Will Mr. Obama ever move to the center as President Clinton did? “He will try to, but he’s got an overwhelmingly liberal Congress and his political instincts are to move to the left. It’s not an accident that he has the most liberal voting record in the United States Senate,” he says, reciting a line from his campaign. On health-care reform, Mr. McCain calls the Pelosi bill “a fish in the sun” that smells more rotten the longer it sits. But he’s worried that this may end badly. The administration has “co-opted the hospitals, he’s co-opted the pharmacists; he’ll co-opt AMA [American Medical Association]. And by the way, if the pharmaceutical companies can save us $100 billion, why don’t they do it now? For the love of God, doesn’t this mean that they’ve been ripping us off?”
In the 2005 interview, Mr. McCain told me rather famously that “I don’t understand economics very well.” The Obama team echoed that phrase throughout the campaign. It’s still stuck in his craw, and it’s one of the first topics he brings up.
“Could I mention, Steve, that I kept hearing during the campaign the stuff about McCain being weak on economics. They obsessed about this in the media. They never said Obama is weak on economics. I came to Washington as a Reaganite limited government tax cutter.” He’s right about the media treatment. Neither candidate had a strong command of economics—certainly not Mr. Obama, as events have shown. Mr. McCain was simply being honest.
He seems perplexed that his pals in the media turned on him in 2008 after years of worshipful press treatment. “In 2000 [when he ran against George W. Bush] I used to go chat with reporters on the back of the bus, and we would have these long, pleasant conversations . . . . I was the underdog clawing my way up. But then in 2008, I noticed that it would be kind of a gotcha session with the press—a totally more hostile attitude.”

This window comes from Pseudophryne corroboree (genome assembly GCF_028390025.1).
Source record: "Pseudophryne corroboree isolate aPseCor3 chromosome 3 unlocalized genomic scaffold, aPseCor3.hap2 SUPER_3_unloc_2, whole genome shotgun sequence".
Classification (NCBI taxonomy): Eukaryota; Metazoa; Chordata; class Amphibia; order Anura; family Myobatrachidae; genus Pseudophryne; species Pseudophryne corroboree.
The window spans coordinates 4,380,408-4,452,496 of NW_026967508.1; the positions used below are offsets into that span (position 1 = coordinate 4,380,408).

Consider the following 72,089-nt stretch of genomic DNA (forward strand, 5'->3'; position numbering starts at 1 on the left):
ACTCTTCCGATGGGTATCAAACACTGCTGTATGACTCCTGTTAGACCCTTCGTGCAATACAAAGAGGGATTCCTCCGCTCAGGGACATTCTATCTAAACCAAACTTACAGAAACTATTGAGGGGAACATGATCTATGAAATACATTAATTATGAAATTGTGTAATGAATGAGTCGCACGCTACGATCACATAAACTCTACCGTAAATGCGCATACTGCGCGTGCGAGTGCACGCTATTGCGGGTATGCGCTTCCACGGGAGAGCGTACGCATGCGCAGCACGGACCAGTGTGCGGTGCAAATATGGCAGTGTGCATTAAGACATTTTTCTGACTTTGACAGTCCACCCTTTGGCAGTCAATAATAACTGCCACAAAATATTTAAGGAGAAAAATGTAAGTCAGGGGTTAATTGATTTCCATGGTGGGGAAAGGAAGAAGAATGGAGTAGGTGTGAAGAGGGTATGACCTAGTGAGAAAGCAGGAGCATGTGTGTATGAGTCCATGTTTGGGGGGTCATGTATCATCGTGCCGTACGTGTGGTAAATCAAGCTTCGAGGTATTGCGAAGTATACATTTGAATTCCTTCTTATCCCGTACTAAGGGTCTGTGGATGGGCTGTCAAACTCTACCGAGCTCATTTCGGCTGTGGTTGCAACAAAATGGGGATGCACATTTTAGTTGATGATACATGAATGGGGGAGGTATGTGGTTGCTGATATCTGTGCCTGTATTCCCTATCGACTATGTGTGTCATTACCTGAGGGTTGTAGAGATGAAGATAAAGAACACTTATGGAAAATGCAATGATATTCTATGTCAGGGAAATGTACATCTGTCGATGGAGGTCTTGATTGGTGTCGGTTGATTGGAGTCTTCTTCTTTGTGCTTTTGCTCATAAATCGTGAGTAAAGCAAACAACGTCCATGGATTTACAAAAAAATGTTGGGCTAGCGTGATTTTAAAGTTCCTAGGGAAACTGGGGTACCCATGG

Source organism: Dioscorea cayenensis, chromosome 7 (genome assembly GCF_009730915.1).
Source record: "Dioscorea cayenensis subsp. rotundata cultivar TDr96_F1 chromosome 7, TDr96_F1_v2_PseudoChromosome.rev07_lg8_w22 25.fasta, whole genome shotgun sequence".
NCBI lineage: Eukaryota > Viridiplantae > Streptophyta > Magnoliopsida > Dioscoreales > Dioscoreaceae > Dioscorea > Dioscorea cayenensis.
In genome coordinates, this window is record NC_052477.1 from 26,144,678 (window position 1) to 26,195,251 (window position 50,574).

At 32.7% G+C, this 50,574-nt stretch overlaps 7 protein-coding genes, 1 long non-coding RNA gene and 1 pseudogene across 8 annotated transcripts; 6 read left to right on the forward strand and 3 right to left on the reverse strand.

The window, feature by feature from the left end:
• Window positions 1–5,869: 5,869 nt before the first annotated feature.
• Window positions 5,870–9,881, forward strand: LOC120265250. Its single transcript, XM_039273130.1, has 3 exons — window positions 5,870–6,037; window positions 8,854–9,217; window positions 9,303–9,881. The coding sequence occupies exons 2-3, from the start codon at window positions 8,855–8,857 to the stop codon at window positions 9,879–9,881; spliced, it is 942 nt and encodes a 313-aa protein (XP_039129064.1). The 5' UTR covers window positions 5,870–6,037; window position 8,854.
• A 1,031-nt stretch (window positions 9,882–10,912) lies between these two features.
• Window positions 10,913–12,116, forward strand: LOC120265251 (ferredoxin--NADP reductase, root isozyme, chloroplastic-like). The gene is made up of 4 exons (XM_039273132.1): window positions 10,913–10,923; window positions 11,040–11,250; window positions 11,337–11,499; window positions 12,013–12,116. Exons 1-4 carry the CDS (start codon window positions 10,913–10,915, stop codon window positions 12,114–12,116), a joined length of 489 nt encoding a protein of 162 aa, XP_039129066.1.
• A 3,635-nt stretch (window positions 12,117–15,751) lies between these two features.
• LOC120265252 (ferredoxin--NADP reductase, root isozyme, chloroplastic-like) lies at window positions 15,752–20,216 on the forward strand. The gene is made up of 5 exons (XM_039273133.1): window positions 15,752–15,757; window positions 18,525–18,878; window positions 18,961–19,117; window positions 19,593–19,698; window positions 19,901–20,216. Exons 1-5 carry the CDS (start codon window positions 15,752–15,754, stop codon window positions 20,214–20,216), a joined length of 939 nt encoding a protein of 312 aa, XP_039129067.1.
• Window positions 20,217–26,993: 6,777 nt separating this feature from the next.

Yet conservatives had warned Mr. McCain that he would remain a media darling up until the moment he won the GOP nomination, at which time they would rip him apart. I’m only surprised that he was surprised this happened.
Mr. McCain is initially reluctant to talk about the campaign, but he provides me with snippets of what went right and wrong. He believes that he could have won the election had it not been for the market collapse in mid-September. “We were three points up on September 14. The next day the market lost 700 points and $1.2 trillion in wealth vanished, and by the end of the day we were seven points down. We lost the white college graduate voters, who became profoundly disillusioned with Republicans. And by the way, that was the way it ended up. We lost by seven points.”
He certainly was dealt a lousy hand. But I challenge him on whether he might have played that hand better. During the first days of the financial crisis, Mr. McCain looked indecisive and worse, a creature of Washington insider politics. Why did he suspend his campaign, and why did he vote for the $700 billion bank bailout plan, which was wildly unpopular with voters?
“You have no idea the pressure I was under,” he says. “I remember being on the phone with President Bush, Vice President Cheney, the Treasury secretary and [Fed Chairman Ben] Bernanke. They assure me the world financial system is going to collapse if I don’t vote for the bill. So I do the impetuous and rash thing by saying, look, I have got to go back to Washington and see how I can help. And by the way, so did Obama—but it was McCain that was the impetuous one. Obama came back to Washington.” Mr. McCain grumbles, “He was at the White House with me. But he wasn’t impetuous.” This is the only time in our interview he shows any bitterness about the campaign.